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Italian Done Right
At Antica Trattoria
by Anya Hoffman on Aug 24, 2004
Chef Rugero Gadaldi's philosophy on cooking is straightforward. "You pick the tomato, you slice it up, you eat it," he says. Since opening Antica Trattoria in 1996, he's been bringing that philosophy to the table by using exceptional ingredients to prepare simple, superb Italian dishes at incredibly reasonable prices.
Located on the corner of Polk and Union, Antica Trattoria's décor is as simple and tasteful as its cuisine. Dark-wood floors, cream-colored walls, and low lighting warm up the room. The customers are diverse in age -- twentysomething couples, in-the-know tourists, middle-aged lawyers -- but upscale in dress. Perhaps it's the high ceilings, but when the restaurant is full, it's loud. So while an excellent choice to impress a date, it's probably not the best spot to pop the question.
Chef Gadaldi's talent for restraint is best showcased by the capocollo, an appetizer special. Thinly sliced air-dried pork salami is drizzled with fruity olive oil and topped with a smattering of fava beans and cherry tomatoes. Simple. Clean. Perfect. The tortino, a crisp potato-parsley cake stuffed with creamy gorgonzola, is slightly more complex, but equally delicious.
In true Italian fashion, the menu offers both primi piatti, the pasta course, and secondi, the meat or fish course. Although Americans often skip the primi piatti, I recommend ordering at least one pasta for the table to share, as it is too good to miss. The pappardelle, for example, is outstanding: the fresh pasta has bite but melts in the mouth, and the light tomato sauce is enhanced by chunks of soft braised duck gently flavored with cinnamon.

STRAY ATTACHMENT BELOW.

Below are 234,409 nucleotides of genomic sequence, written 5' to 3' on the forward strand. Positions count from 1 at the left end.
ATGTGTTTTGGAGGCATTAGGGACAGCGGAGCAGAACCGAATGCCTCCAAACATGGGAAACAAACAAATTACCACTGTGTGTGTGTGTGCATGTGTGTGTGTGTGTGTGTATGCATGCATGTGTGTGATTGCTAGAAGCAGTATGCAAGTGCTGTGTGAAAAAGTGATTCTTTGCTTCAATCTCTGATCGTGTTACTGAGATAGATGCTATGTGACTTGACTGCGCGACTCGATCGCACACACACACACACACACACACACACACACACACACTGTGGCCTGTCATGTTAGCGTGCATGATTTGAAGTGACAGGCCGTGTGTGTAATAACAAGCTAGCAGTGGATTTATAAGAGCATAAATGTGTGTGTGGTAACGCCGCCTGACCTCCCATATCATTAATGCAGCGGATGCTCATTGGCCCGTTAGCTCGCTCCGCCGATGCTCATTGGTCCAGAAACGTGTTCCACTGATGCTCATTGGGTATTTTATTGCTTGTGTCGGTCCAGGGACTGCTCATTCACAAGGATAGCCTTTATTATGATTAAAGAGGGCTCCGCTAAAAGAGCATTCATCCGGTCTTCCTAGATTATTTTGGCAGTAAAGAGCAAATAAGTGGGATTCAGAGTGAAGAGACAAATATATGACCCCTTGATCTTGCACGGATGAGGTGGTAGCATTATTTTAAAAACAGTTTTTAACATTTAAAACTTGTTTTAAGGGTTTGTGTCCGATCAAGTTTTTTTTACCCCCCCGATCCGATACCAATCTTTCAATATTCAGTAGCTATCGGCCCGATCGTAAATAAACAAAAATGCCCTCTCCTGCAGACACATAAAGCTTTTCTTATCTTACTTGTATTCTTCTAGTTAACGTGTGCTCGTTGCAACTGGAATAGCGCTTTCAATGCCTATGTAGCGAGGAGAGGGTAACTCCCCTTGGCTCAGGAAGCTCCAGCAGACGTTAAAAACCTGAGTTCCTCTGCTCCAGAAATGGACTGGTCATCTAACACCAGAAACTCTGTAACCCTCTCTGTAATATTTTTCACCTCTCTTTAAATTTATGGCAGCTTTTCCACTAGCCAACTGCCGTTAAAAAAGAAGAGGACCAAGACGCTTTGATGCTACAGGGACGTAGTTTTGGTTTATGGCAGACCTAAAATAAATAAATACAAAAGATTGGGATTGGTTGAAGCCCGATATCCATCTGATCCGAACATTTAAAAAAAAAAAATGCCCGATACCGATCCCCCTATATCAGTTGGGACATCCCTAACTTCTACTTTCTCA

Since most home cooks rely on chicken as a staple for weekday meals, it's easy to overlook it as a choice of entrée when dining out. At Antica, that would be a dire mistake. With peppery, crispy skin and moist, perfectly cooked meat, the pan-fried pollo is the best half-chicken I've ever eaten. Topped with bits of salty pancetta and a balsamic sauce, the chicken was so good on a recent visit it made my dining companion want to snuggle with the chef. Lamb medallions served with sautéed artichoke hearts are also tasty and tender, although not as mind-blowing as the chicken. To accompany the meal, Antica offers a simple wine list divided by region: Northern Italy, Central Italy, Southern Italy, and California.
If wily regulars have ordered the last of Antica's famous bread pudding before you get the chance, the classic tiramisu is an excellent substitute. With velvety mascarpone and ladyfingers plump with espresso and liqueur, the dish is light and dreamy. Also well executed is the coppina antica: smooth orange-flavored pastry cream layered with whipped cream, crunchy meringue, and raspberries.
Not one to be hemmed in by narrow interpretations of Italian cuisine, Chef Gadaldi hopes Antica Trattoria will continue to expose San Franciscans to a wide variety of simple, vibrant Italian dishes. "If I were forced to cook the same tomato and garlic sauce every day," he says, "I would cry."
And so would we.
by Anya Hoffman on Aug 24, 2004